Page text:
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Chad's Political Coalition Opposes Unitary Government Ahead of Constitutional Referendum

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Quadri Adejumo
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Chad's Political Coalition Opposes Unitary Government Ahead of Constitutional Referendum

Chad is currently embroiled in a contentious political debate as it grapples with the structure and future of its governance. The country has embarked on its campaign for a constitutional referendum slated for December 17, 2023, with a political coalition rallying against the adoption of a unitary system of government.

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Political Divide and the Unitary State

The coalition, comprising various political factions and potentially civil society organizations, is steadfast in its 'No' stance against centralizing power. The junta's ruling legitimacy and the continuation of the Itno dynasty's 30-year reign hang in the balance, with the ballot seemingly about maintaining the Itno family's dynasty following three decades of unchallenged authority held by patriarch Idriss Deby Itno.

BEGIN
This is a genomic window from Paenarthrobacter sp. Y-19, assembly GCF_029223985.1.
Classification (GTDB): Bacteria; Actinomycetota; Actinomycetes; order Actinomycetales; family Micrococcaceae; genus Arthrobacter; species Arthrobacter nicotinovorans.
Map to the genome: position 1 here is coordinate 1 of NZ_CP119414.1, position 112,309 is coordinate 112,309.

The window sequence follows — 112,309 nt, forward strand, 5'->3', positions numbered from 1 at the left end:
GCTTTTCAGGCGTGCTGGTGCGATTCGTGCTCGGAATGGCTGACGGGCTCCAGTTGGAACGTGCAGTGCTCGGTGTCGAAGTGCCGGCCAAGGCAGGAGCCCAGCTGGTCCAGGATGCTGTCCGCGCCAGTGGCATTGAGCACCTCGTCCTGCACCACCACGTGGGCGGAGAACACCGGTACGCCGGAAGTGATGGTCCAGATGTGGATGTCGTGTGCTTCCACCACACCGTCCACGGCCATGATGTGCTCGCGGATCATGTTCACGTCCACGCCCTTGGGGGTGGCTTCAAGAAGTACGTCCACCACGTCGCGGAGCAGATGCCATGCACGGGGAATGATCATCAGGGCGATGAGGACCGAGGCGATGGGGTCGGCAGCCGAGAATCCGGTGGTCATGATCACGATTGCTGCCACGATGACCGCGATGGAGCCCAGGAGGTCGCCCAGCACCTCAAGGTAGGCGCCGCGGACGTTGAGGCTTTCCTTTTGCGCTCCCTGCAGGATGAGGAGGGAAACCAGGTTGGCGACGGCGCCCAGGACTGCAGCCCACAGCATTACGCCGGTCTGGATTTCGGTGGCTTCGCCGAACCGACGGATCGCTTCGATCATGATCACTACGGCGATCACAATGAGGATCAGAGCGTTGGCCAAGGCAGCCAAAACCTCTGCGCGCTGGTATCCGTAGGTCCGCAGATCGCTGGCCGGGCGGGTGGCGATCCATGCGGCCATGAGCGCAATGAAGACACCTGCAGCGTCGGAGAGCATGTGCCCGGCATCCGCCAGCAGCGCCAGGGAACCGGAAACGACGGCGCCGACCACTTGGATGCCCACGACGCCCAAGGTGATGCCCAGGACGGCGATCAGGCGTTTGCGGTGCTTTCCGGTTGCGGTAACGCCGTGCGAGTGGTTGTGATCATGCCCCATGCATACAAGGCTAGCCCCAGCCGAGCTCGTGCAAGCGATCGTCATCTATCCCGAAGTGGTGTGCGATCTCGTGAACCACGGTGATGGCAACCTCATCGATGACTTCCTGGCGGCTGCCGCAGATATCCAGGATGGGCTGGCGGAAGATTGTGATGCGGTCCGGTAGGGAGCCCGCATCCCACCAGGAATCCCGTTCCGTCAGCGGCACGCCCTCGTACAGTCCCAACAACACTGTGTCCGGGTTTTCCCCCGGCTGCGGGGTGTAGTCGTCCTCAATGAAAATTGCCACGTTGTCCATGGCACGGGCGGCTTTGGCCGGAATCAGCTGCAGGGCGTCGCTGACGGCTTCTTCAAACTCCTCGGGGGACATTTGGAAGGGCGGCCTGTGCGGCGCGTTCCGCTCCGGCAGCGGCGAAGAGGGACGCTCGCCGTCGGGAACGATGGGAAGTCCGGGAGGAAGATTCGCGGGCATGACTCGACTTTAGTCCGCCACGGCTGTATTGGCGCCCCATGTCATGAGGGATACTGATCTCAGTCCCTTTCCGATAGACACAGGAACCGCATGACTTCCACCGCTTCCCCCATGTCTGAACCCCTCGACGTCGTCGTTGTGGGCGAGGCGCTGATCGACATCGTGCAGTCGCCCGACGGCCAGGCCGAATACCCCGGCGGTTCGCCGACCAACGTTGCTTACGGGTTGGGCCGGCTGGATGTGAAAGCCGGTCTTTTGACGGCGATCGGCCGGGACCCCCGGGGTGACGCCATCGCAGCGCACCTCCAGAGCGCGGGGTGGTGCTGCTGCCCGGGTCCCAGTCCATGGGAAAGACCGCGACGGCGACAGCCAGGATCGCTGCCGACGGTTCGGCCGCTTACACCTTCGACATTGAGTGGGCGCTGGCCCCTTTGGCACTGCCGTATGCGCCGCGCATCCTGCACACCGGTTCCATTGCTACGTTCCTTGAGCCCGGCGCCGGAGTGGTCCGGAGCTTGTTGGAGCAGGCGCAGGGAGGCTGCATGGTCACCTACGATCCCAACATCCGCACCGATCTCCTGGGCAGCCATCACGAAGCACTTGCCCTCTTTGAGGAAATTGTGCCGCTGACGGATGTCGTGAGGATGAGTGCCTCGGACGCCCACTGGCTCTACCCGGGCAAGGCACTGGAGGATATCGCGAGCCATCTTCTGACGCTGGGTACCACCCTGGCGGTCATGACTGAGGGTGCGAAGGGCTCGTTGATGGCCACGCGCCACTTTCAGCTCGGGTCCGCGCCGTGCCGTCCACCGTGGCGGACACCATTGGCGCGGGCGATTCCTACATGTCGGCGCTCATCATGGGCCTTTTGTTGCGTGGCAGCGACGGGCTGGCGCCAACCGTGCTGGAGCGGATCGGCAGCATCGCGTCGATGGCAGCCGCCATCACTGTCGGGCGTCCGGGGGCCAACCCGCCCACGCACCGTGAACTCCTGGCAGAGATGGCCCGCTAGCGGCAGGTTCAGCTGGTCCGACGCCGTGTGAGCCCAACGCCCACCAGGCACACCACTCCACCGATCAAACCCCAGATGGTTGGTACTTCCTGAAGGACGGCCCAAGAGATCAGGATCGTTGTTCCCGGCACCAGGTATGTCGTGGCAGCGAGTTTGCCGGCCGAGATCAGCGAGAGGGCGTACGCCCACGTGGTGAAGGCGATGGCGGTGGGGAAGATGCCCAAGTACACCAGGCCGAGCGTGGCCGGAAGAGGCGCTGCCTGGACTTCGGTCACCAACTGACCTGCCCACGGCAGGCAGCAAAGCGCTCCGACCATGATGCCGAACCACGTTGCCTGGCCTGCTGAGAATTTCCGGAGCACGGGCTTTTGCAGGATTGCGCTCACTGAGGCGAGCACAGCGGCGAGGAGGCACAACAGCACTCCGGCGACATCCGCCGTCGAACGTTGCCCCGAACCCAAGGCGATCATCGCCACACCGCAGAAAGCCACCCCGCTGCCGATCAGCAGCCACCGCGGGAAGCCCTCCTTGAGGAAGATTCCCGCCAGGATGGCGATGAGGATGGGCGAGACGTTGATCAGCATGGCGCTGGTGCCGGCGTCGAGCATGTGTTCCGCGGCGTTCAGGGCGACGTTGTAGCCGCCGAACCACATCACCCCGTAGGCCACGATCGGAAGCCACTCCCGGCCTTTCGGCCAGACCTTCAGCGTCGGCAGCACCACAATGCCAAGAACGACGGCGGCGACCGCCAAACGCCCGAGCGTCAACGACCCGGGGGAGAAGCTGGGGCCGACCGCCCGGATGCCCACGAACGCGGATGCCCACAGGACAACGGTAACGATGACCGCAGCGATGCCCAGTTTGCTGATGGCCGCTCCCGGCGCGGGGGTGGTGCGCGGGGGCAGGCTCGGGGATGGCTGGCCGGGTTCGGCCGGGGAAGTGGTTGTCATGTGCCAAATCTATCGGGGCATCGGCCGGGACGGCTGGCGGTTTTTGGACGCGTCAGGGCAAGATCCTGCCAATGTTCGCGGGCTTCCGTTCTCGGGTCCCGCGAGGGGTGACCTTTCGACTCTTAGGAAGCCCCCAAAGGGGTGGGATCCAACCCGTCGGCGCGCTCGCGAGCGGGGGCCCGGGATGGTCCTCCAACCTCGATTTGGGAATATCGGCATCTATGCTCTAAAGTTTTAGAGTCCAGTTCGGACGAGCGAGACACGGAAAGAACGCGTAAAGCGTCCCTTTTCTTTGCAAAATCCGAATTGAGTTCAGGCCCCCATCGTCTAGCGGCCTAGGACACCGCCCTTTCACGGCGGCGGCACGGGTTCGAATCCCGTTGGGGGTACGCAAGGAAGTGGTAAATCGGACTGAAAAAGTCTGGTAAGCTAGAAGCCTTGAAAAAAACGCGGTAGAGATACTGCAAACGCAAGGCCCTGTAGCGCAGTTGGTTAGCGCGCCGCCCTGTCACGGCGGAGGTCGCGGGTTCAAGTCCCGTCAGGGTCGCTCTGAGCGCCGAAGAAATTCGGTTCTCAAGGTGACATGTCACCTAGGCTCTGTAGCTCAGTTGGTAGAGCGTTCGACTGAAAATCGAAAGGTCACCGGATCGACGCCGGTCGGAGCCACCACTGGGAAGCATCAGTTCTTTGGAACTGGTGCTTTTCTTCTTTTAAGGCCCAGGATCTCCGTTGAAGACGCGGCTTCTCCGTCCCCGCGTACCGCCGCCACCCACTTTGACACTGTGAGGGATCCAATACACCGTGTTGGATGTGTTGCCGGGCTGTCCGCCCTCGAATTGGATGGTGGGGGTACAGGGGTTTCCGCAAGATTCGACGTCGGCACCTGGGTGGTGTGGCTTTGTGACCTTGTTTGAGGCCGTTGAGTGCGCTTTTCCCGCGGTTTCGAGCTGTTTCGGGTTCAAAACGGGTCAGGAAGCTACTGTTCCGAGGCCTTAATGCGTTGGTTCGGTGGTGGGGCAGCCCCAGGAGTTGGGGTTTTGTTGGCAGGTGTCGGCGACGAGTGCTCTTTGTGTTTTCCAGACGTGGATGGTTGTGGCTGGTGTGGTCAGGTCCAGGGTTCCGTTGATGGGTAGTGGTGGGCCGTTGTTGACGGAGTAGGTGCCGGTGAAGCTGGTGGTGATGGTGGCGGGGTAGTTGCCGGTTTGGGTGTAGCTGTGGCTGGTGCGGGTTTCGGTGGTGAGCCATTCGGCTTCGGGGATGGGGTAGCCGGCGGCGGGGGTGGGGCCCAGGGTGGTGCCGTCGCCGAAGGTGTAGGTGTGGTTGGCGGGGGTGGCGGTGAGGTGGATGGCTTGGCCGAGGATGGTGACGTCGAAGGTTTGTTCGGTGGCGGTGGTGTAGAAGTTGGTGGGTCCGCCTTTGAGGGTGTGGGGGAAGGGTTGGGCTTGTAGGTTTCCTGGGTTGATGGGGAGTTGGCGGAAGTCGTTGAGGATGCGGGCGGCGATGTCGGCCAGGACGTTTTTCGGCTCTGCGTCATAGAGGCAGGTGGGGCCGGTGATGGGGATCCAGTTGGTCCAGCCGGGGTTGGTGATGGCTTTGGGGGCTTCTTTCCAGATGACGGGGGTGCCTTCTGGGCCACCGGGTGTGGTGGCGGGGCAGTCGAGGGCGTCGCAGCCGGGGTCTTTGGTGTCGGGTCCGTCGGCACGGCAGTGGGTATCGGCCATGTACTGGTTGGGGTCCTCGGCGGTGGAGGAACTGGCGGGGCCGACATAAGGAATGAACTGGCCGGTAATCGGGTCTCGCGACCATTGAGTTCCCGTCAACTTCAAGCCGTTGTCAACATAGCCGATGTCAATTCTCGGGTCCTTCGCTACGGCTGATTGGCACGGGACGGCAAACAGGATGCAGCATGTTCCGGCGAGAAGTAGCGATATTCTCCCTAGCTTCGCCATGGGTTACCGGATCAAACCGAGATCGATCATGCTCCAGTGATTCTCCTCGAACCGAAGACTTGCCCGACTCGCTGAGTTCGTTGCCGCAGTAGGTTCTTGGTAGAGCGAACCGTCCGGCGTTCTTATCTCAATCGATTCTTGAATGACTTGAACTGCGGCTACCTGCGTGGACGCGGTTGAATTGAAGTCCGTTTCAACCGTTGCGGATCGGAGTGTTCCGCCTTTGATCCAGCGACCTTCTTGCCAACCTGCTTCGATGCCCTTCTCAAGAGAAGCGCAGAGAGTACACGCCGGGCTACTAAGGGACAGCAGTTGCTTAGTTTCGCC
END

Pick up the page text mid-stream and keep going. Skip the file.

The pro-junta 'Yes' camp supports a unitary state, while opponents favor a federal model. This divide likely stems from concerns over democratic representation, the distribution of power, and the potential for regional neglect or imbalance. Mass protests erupted in October last year following the extension of the transition period, which were subsequently quelled by security forces.

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Regional Imbalance and Corruption

Chad's population of 18 million is dichotomized between its arid north, home to the Muslim population that has held power for over 40 years, and the more fertile south, primarily inhabited by Christians and animists. This regional divide further complicates the political discourse.

In 2022, Chad ranked as the second-lowest country globally on the UN Human Development Index and was placed 167th out of 180 nations in terms of corruption perception by Transparency International. Such grim statistics underscore the criticality of this political debate and the urgency for democratic reform.

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Referendum and Future Governance

The upcoming constitutional referendum, adopted in June by the transitional parliament, mirrors the consensual structure of the 1996 fundamental law. The government pledges that everyone will be free to campaign, but state resources are being utilized to drum up support for the 'yes' vote. Meanwhile, opponents of the text are championing abstention, and a significant player has yet to reveal its position.

This political scenario in Chad represents a pivotal moment in the nation's political discourse, as it grapples with the structure and future of its governance. The outcome of this referendum could shape the trajectory of Chad's political landscape and its democratic principles for years to come.

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